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This is a mural that is displayed in the Archaeology Museum in Istanbul of the Imperial Cult Complex—the Sebasteion—that was located in Aphdisias. The view is from the east looking west at the Sebasteion.
Note the central courtyard that measures 295 ft by 46 ft. At the far end of this courtyard was the monumental/ceremonial gateway—the propylon, not well-preserved. Along each of the long sides of the courtyard there was a three-story building, 39 ft. high. The two upper storys contained carved marble reliefs of deities, Roman rulers, and peoples conquered by Rome. Over 80 of the 200 original reliefs have been recovered in the excavations.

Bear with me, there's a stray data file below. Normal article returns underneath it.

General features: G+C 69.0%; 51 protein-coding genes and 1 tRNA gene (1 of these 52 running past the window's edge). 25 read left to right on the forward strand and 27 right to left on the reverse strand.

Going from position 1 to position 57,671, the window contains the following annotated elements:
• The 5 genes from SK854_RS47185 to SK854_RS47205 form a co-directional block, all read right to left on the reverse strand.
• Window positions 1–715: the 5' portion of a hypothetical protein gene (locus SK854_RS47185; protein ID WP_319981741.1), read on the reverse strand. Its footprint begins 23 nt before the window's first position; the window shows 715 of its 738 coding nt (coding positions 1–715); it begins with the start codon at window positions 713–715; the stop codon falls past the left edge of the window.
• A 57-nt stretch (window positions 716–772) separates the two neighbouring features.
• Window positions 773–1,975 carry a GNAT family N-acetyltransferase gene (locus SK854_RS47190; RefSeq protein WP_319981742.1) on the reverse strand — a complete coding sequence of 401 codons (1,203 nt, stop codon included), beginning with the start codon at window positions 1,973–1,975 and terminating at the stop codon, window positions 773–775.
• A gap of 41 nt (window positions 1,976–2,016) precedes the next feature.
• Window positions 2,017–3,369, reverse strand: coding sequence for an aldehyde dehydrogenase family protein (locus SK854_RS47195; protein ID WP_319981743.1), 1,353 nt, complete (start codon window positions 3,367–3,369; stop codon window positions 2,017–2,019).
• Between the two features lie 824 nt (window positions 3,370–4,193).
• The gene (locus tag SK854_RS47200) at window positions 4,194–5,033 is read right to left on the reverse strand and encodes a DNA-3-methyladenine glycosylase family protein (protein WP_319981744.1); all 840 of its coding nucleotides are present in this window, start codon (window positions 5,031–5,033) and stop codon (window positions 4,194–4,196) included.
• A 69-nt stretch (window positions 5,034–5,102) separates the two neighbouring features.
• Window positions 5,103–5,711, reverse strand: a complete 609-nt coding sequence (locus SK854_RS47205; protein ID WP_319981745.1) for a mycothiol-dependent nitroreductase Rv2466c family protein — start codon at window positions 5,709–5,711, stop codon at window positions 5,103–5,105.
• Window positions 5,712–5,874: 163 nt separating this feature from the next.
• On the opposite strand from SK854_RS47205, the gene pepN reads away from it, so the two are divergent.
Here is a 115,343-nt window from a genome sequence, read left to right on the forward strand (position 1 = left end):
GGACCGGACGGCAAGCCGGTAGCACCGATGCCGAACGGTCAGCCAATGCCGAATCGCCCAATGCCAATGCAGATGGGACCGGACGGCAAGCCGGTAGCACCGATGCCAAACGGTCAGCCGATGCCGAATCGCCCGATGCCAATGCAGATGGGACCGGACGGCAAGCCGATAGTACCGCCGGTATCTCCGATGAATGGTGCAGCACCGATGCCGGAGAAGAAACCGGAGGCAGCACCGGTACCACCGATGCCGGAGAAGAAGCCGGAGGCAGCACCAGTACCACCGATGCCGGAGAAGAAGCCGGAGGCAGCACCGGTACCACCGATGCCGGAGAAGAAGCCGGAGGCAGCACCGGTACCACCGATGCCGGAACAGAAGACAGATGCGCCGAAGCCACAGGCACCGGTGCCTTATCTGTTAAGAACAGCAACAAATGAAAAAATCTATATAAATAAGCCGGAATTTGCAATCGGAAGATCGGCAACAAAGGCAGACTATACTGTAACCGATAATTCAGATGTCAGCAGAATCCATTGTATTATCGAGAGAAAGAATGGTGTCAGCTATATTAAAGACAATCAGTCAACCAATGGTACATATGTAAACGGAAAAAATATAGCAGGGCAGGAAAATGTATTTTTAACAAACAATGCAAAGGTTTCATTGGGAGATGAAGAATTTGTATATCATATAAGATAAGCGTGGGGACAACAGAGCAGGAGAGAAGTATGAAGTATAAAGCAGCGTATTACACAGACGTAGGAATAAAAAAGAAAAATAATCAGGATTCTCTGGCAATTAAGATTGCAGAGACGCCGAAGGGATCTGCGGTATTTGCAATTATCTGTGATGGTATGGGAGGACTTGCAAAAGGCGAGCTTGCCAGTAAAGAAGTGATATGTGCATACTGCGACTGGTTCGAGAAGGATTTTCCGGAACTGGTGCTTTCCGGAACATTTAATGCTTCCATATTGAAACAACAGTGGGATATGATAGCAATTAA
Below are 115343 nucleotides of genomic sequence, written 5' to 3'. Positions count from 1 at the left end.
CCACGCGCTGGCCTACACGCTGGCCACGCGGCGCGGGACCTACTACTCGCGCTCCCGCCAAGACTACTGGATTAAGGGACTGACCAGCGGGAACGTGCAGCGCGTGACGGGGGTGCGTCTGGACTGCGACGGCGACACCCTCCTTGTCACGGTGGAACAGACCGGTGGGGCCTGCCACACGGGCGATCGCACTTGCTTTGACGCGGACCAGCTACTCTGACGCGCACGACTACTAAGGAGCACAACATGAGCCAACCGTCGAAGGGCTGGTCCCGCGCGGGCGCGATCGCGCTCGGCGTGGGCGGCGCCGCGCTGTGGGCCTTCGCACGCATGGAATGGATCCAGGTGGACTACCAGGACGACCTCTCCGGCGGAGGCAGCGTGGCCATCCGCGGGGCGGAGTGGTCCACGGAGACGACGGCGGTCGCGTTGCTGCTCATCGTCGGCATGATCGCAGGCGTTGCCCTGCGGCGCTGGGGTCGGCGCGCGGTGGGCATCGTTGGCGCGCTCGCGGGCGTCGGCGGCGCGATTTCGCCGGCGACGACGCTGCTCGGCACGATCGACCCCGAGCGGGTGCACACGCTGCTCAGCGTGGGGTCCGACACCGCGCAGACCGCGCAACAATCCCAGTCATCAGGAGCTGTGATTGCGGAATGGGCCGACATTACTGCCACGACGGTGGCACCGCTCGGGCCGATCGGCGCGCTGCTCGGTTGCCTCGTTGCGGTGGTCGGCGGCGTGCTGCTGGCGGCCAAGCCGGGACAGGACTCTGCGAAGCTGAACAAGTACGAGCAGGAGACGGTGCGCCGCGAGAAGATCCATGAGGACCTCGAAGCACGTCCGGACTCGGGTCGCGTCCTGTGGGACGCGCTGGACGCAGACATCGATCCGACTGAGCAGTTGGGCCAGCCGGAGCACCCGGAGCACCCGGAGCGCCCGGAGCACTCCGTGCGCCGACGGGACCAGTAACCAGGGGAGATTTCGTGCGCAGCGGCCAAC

The Sebasteion was a complex of structures that served as a municipal imperial cult sanctuary. It was dedicated to Aphrodite, the main deity of Aphrodisias, and to the "gods Sebastoi"—that is to the "August Ones," namely Julius Caesar and his successors. Local elite persons built it to solidify their ties with Rome. Its construction began during the reign of Tiberius and continued into the reign of Nero.